The breakout hit TV show GLEE—whose characters often break out in song and dance—requires sets that accommodate not only character & plot, but also choreography!
Whether it's the dramatic undertones of teenagers trying to establish their identities, or the home-life and high school of Middle America, Set Decorator Barbara Munch SDSA, Production Designer Mark Hutman and their teams add an artful aspect without diminishing the core connection. Munch, whose film work includes RENT and MILK , focuses on making the sets believable, and then, as she says, "You want to bump it up a notch."
The mall-addicted wife of Glee Club director Will Schuester [Matthew Morrison] fills their Lima, Ohio apartment with furnishings and accessories. The extra notch: many of her purchases are from Pottery Barn. The set is noticeably emptier when they divorce later in the series, but not totally bare, because his life was empty when she was there. The artwork and earthy palette that remain provide a reflection of Will's character. The extra notch: a soft-hued contemporary sofa and club chairs Munch had custom-made by Omega Cinema Props.
Schuester's nemesis, Sue Sylvester [Jane Lynch], the aggressive and manipulative head coach of the McKinley High cheerleading squad, has her own office. The extra notch: a full wall of gold trophies and, "Red!" notes Munch. "Red, red, red. It's not only the school's color, it's her color. Red is in her temper, it sets off her sharp tone. Everything in there is red or white…except for the gold trophies!"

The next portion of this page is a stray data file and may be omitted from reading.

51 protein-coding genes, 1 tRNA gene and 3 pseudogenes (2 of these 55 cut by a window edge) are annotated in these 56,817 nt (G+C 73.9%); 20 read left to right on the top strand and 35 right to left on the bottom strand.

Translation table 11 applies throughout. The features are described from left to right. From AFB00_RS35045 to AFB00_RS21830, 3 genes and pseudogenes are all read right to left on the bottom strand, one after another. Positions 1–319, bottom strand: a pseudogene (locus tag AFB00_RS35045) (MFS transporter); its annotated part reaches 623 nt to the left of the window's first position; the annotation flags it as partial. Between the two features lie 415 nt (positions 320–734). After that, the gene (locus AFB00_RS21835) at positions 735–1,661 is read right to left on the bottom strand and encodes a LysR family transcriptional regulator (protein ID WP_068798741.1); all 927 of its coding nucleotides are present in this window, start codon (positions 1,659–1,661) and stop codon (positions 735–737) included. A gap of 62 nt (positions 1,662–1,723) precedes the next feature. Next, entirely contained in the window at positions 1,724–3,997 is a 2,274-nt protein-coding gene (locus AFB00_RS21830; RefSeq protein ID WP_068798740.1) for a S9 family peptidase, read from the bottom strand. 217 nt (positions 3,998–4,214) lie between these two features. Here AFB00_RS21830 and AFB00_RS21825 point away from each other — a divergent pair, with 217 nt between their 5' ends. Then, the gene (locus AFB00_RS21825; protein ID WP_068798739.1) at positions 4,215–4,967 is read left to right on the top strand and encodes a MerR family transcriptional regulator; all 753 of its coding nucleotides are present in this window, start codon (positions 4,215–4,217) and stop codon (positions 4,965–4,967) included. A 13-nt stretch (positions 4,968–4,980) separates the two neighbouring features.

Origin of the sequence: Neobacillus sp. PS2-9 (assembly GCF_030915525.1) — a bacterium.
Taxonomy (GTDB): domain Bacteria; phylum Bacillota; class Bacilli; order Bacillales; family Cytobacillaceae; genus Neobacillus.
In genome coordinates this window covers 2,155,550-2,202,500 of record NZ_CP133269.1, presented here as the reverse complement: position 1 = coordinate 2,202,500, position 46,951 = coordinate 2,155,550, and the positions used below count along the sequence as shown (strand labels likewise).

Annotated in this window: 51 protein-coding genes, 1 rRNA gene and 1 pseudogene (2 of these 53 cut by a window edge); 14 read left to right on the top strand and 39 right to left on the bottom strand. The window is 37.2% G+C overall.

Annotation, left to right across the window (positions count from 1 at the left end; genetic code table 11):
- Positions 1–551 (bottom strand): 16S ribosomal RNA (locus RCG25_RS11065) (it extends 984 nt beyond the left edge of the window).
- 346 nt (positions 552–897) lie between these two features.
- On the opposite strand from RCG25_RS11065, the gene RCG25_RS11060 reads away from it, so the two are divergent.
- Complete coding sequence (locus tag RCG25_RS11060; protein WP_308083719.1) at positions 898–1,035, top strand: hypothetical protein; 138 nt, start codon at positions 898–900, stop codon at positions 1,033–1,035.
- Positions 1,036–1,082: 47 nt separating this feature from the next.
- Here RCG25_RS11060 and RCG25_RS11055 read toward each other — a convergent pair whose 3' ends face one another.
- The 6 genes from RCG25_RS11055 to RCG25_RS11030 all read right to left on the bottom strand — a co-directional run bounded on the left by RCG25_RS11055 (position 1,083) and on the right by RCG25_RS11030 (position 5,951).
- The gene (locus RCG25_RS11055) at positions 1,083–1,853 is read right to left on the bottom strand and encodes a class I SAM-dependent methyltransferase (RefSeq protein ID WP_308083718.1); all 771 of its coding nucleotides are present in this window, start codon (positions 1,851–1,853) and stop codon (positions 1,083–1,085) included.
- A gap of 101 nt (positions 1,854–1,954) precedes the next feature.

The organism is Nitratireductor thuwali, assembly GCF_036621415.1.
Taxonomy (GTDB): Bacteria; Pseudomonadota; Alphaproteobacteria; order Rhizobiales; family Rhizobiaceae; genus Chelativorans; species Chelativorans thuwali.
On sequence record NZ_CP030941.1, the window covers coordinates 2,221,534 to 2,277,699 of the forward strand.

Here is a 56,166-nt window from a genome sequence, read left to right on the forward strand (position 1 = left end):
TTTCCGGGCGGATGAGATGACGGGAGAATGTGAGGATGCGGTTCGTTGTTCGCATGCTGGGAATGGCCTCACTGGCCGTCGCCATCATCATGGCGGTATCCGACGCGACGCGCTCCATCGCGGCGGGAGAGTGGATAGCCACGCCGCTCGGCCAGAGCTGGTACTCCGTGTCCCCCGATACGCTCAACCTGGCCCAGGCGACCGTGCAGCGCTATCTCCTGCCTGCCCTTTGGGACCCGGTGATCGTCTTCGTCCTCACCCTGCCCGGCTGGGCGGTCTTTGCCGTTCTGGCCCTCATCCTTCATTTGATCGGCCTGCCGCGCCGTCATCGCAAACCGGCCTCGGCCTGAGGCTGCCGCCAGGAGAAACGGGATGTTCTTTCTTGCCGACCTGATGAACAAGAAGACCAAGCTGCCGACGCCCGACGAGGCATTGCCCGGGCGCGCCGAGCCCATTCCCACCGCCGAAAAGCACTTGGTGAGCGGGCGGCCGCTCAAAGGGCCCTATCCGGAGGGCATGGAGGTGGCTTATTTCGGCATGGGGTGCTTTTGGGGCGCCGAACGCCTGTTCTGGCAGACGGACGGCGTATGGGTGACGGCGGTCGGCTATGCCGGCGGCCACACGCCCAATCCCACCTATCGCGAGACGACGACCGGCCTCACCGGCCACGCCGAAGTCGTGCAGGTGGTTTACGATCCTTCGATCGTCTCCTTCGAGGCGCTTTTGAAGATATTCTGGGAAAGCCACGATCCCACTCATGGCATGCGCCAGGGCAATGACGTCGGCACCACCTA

Glee Club diva Rachel Berry [Lea Michele] has a teenage girl's dream room. "We created it in candy-land colors," Munch says. "They [Creator/Director Ryan Murphy and other producers] were thinking it should be bright & bubbly, which I think it is, and slightly gaudy, which it definitely is! She mentions her two gay dads all the time throughout the show. We tried to make it look like they would have spoiled her and had taken her to the theater often, thus all the posters and theatrical ephemera."
In contrast, her boyfriend, McKinley star quarterback and Glee Club member Finn Hudson [Cory Monteith] is…"Very guy. There's a lot of plaid in there," says Munch referring to his bedroom.
Her favorite set is Kurt's Bedroom. "It's actually sort of a basement apartment, all white on white," she describes. Kurt Hummel [Chris Colfer] is an openly gay teen dealing with not only the throes of adolescence, including high school bullies and self-questioning, but also the inherent loneliness of being gay in a small town in the middle of America. His devotion to fashion and willingness to embrace his artistry are reflected throughout his room.